Atla, if you are going to reference it as being the “Everettian interpretation,” then perhaps you might want to consider the following:
Wiki wrote: The many-worlds interpretation is an interpretation of quantum mechanics that asserts the objective reality of the universal wavefunction and denies the actuality of wavefunction collapse. Many-worlds implies that all possible alternate histories and futures are real, each representing an actual "world" (or "universe"). In layman's terms, the hypothesis states there is a very large—perhaps infinite—number of universes, and everything that could possibly have happened in our past, but did not, has occurred in the past of some other universe or universes. The theory is also referred to as MWI, the relative state formulation, the Everett interpretation, the theory of the universal wavefunction, many-universes interpretation, or just many-worlds.
(Underlining/bolding mine)

Or even better yet, you should really pay attention to what Bryce DeWitt (the theoretical physicist who coined the term “many worlds”) had to say about it:
Bryce DeWitt wrote: I still recall vividly the shock I experienced on first encountering this multiworld concept. The idea of 10 to the 100+ slightly imperfect copies of oneself all constantly splitting into further copies, which ultimately become unrecognizable, is not easy to reconcile with common sense.
The point is that the way “you understand it” is not necessarily the way it was understood and promoted by DeWitt who was a key interpreter of the theory and one of Everett’s most ardent supporters.
Atla wrote:
Wed Jan 03, 2018 2:06 pm
There is only one world, but it is "multiversal" in nature in contrast to our original concept of the universe. Think of it like.. umm.. our universe would extend "sideways" multiversally infinitely, and you see the sum of that one infinitely large thing. No actual separation in it anywhere.
It is not up to us to sort out your conjecture regarding a so-called “sideways” multiverse. It is up to you to provide us with a clear picture of exactly what a “sideways multiverse” would entail.

For example, are there multiple copies of us in this sideways multiverse, as is suggested in DeWitt’s interpretation?
Atla wrote:
Wed Jan 03, 2018 2:06 pm
As far as I know, to get the concept of "multiversality" across, they originally popularized the MWI by saying that there are literally seperate universes that are created and split and the don't "interact" afterwards, and all that batshit crazy stuff. As far as I know all these were just intended as metaphors (well I hope so at least) but then this picture took on a life of its own.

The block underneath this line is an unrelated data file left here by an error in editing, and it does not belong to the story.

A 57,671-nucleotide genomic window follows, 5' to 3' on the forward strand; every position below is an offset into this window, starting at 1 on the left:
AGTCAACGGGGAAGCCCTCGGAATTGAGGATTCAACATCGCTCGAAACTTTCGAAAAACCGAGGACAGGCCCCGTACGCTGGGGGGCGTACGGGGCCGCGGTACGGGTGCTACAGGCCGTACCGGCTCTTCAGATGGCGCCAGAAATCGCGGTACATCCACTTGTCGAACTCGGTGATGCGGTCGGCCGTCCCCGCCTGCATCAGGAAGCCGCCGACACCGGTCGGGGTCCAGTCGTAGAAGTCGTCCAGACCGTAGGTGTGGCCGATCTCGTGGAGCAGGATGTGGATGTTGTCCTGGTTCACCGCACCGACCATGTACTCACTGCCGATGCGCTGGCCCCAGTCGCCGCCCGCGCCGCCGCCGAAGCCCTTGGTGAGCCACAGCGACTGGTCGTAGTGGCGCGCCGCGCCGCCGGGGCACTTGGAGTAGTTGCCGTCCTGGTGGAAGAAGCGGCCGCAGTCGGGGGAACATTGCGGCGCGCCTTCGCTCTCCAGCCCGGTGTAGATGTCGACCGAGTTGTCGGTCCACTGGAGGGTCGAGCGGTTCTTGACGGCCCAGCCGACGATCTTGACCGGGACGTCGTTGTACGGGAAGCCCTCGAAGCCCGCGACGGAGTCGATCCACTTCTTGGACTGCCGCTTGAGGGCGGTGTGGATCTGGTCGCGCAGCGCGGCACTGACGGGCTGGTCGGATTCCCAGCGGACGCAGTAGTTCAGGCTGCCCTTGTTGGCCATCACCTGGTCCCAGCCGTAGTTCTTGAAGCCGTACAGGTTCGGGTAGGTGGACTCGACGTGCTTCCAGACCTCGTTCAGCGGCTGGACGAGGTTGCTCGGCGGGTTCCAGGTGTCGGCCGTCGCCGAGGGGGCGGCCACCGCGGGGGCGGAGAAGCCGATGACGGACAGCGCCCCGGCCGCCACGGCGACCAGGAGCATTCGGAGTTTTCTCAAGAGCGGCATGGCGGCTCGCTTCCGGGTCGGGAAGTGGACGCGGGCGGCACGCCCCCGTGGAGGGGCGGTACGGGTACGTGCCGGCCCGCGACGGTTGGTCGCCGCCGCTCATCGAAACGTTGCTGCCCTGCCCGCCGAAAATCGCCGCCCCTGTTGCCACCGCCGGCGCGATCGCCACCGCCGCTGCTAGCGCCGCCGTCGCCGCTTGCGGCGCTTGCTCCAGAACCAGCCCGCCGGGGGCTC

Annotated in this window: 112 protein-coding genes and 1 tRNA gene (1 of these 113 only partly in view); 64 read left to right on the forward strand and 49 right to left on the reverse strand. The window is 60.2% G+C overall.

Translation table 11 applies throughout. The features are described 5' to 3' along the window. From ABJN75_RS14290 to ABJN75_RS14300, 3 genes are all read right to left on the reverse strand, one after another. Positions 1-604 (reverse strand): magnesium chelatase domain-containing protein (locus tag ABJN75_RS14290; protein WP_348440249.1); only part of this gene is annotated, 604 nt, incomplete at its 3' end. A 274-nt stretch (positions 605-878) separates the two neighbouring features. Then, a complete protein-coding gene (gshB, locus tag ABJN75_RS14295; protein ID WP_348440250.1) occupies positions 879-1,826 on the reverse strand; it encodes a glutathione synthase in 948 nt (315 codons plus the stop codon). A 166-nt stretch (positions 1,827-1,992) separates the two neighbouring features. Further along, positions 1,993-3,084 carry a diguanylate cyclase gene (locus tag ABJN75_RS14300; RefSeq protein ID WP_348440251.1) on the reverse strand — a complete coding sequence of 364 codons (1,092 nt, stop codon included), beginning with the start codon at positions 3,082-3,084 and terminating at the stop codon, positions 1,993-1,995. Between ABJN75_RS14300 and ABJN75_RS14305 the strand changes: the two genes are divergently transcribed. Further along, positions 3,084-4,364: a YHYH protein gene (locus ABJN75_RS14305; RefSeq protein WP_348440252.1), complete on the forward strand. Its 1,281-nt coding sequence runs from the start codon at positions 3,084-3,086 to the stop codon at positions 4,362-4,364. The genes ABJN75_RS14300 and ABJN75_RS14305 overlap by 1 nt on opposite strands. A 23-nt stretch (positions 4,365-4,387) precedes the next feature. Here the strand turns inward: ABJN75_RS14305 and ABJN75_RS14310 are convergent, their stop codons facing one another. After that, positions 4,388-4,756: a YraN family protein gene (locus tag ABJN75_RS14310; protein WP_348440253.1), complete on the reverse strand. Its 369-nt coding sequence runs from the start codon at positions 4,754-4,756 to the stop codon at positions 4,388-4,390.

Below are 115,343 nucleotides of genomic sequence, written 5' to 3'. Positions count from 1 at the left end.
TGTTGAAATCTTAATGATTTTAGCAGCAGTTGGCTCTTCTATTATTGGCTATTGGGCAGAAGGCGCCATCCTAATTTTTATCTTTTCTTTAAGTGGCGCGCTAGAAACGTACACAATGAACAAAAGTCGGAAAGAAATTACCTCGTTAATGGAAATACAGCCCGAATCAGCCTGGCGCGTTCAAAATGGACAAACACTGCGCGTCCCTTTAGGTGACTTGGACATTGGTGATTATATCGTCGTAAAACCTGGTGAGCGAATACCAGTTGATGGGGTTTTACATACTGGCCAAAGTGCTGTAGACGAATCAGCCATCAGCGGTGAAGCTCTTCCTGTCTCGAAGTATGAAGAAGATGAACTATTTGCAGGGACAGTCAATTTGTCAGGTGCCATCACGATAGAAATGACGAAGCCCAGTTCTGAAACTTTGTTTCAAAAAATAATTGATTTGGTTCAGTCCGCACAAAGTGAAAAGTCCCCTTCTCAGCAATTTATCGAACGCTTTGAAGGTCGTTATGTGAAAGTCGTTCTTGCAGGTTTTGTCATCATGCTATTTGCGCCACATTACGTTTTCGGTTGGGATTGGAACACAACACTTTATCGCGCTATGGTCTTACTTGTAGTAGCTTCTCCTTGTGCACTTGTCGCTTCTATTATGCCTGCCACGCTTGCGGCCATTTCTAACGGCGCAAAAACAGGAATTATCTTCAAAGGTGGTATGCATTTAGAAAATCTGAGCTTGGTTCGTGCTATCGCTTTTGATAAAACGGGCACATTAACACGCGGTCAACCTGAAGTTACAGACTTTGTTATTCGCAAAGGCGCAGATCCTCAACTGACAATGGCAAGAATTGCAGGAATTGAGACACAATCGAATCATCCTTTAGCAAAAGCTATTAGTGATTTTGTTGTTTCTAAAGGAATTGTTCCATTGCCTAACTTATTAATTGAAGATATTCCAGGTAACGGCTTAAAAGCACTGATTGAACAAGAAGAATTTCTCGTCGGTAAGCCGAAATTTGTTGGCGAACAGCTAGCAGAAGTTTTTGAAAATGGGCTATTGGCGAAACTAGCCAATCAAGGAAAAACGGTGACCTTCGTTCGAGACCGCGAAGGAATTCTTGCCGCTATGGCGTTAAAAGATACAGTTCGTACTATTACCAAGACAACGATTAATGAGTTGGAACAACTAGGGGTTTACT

No, it was not intended as “metaphors,” it (the MWI) was intended as a contrasting alternative to wavefunction collapse. It was intended to counter the nonsense implicit in the “cat-in-the-box” paradox. It was intended to suggest that all of the “possible outcomes” (for a particle) inherent in the wavefunction are literally real within the context of separate and inaccessible universes.

Stop twisting the original narrative to conform to your preferred interpretation.
Atla wrote:
Wed Jan 03, 2018 2:06 pm
So you yourself are literally "stretched across" a multiversal world.
So then, you feel that the idea of universes splitting off of each other (due to infinitesimal quantum events – as per the MWI) and then no longer interacting afterwards is “crazy” (of which I totally agree with you, btw), but the idea of being “stretched across” a multiversal world sounds reasonable to you – as in not crazy?

Again, Atla, you need to clearly define what you mean by a “multiversal” world and how we are stretched across it in a “sideways” fashion.
_______
Last edited by seeds on Sat Jan 06, 2018 5:06 pm, edited 1 time in total.

Londoner
Posts: 762
Joined: Sun Sep 11, 2016 8:47 am

Re: Leibniz's mill and the "Hard problem of consciousness"

Post by Londoner » Sat Jan 06, 2018 4:51 pm

Atla wrote:
Sat Jan 06, 2018 3:36 pm

AH! It finally hit me what you are saying. You think that the "content" of your thoughts has some kind of magical power, magical reality. You take your inner experiences completely literally. In that case you don't have a connection to the real world.
Alas, what I am saying has completely passed you by.

I am pointing out (repeatedly) that our inner experiences are of a different nature to the sort of phenomena measured by science, yet they are connected to the sort of things measured by science, like physical brains. The nature of that connection is the problem of consciousness.

For some reason you do not seem to be able to get your head around this.

Atla
Posts: 124
Joined: Fri Dec 15, 2017 8:27 am

Re: Leibniz's mill and the "Hard problem of consciousness"

Post by Atla » Sat Jan 06, 2018 4:54 pm

seeds wrote:
Sat Jan 06, 2018 4:35 pm
thought addict wrote:
Wed Jan 03, 2018 1:37 pm
But under Many Worlds, how do you represent which world a self is currently in without invoking dualism? A conscious observer will trace a path through the worlds. They see wave function collapse as if they are in one particular world. Don't you need dualism to pick that one specific world out of the Many Worlds?